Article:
On a quiet airfield in Eastern Washington, Stoke Space, a small launch company, achieved a significant milestone on Sunday by conducting its maiden flight of the upper stage of its rocket. While the flight was relatively modest, with the second-stage rocket ascending only about 30 feet (9 meters) and traveling a short distance downrange before completing the journey in a mere 15 seconds, it marks a crucial step in the company’s development.
Having successfully met all technical requirements for the upper stage, Stoke Space is now shifting its focus toward the development of a more conventional first stage for its yet-to-be-named rocket. Engineers at Stoke are actively working on a full-flow, staged combustion rocket engine that will power the booster, with component testing already in progress.
The company is aiming for a debut launch of its rocket in 2025, although there are considerations for potential opportunities for earlier flights. Stoke Space has secured the use of Launch Complex 14 at Cape Canaveral Space Force Station in Florida, a historic launch pad where John Glenn took off in 1962 to become the first American to reach orbit. Extensive refurbishment work is required to prepare the site for modern launches, as its most recent mission occurred in 1966.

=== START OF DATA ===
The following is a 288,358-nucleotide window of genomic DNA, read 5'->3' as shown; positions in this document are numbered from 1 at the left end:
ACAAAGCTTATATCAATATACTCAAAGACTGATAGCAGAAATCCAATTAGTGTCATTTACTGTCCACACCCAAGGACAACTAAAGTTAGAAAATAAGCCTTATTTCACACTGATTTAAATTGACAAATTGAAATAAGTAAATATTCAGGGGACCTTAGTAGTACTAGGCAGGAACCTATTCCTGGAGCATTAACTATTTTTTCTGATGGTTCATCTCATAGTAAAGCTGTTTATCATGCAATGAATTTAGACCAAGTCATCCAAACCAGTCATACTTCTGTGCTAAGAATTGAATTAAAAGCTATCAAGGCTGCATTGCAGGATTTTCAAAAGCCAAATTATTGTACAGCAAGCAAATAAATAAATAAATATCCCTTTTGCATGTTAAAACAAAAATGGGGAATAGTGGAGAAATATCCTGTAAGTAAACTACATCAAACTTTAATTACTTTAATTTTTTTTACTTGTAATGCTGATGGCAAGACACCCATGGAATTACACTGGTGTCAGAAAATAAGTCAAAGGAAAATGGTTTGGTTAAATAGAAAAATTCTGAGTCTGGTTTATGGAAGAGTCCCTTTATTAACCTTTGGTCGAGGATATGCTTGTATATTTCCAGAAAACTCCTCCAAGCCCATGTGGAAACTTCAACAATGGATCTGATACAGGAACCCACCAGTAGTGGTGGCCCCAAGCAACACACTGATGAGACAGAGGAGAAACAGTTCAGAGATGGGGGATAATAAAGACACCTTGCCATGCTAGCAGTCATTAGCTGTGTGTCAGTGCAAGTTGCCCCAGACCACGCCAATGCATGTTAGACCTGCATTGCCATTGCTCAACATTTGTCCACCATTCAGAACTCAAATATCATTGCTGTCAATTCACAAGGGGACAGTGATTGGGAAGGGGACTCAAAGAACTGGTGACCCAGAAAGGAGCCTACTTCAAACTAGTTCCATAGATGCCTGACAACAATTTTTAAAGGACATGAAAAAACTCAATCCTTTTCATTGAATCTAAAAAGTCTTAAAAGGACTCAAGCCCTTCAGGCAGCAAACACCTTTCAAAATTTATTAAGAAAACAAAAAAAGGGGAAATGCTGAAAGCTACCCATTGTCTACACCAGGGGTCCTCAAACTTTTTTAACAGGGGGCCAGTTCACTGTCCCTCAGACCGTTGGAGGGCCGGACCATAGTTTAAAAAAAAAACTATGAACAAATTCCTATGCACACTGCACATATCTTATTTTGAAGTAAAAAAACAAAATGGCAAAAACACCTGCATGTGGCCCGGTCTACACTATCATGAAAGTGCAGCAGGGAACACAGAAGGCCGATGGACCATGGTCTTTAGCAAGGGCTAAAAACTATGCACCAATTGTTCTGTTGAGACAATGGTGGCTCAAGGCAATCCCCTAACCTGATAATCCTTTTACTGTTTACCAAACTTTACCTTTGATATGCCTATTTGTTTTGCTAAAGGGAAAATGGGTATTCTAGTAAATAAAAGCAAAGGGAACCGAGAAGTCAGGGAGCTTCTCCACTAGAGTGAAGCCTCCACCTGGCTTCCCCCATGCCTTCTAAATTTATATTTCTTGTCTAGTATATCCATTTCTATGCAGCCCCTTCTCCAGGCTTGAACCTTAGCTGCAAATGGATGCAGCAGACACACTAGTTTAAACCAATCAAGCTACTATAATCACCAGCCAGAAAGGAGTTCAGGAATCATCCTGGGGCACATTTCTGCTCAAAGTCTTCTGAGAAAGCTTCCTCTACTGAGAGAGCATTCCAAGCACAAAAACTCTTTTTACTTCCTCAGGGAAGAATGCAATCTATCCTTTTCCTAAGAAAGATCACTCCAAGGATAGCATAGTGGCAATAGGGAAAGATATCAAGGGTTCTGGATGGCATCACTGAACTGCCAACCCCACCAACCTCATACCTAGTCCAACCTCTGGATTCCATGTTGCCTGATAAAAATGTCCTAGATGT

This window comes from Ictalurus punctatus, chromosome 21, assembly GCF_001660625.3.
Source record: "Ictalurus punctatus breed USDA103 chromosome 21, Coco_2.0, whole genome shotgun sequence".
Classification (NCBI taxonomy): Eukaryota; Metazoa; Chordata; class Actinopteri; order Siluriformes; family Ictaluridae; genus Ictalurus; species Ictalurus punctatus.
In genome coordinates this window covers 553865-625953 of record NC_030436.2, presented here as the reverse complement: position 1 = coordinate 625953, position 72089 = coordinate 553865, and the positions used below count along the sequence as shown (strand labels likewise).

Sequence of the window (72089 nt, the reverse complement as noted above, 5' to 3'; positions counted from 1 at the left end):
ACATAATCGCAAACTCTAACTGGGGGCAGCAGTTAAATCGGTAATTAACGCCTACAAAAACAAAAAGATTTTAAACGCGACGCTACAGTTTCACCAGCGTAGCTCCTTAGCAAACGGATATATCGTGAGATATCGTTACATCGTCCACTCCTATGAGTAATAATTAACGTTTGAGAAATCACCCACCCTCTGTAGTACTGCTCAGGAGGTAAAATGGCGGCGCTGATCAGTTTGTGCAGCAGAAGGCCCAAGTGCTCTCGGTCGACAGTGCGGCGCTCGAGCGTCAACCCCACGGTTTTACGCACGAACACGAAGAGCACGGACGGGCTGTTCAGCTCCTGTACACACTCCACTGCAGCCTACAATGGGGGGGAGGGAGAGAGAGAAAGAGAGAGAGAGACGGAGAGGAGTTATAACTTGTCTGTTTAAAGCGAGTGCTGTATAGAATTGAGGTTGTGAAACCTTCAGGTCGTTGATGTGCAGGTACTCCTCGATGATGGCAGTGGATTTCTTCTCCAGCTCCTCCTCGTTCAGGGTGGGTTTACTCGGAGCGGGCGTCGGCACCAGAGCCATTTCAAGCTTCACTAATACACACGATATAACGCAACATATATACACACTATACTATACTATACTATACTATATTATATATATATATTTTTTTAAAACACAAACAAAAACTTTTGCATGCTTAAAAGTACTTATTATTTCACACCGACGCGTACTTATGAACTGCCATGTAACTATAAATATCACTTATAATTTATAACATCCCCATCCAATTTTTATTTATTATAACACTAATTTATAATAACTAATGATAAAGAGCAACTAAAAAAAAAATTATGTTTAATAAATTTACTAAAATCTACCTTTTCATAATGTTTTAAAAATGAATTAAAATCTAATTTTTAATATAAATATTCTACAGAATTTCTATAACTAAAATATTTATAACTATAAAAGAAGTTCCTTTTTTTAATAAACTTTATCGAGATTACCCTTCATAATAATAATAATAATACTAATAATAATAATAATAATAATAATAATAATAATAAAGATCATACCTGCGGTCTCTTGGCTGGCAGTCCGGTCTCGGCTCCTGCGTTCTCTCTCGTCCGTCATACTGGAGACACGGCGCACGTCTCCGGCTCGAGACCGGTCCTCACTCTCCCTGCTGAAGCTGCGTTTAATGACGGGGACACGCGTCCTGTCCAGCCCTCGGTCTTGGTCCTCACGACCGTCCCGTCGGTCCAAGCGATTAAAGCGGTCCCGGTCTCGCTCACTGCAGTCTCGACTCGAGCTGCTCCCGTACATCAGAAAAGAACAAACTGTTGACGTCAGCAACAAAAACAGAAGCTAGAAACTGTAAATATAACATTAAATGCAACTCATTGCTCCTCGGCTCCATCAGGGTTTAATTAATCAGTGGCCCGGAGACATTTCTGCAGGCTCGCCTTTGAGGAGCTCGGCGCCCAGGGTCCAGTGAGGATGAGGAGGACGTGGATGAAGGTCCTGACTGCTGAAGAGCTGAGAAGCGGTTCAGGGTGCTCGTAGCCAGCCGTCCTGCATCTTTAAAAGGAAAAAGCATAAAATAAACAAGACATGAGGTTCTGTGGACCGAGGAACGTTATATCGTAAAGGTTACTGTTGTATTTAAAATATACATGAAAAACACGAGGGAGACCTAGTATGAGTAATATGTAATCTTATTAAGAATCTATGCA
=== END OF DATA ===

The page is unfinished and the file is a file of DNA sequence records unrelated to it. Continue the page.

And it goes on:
Stoke Space is an intriguing player in the space industry, given its rapid growth and development. As of the end of 2020, the company was comprised solely of its co-founders, Andy Lapsa and Tom Feldman, both former propulsion engineers at Blue Origin. They believed that Blue Origin’s pace was not aligned with their vision for space exploration, prompting them to strike out on their own. Over the past three years, Stoke Space and its team have made substantial progress, culminating in the operational second stage capable of the recent short flight.
While there is still a considerable journey ahead to transition from this initial hop to achieving orbital flights for a small rocket designed to carry up to 7 metric tons to low-Earth orbit, Stoke Space’s ambitions are clear. If SpaceX can successfully operationalize its Starship vehicle, Stoke Space could become the second company to develop a fully reusable rocket—a noteworthy feat for a company primarily focused on that singular goal with its inaugural rocket.
By Impact Lab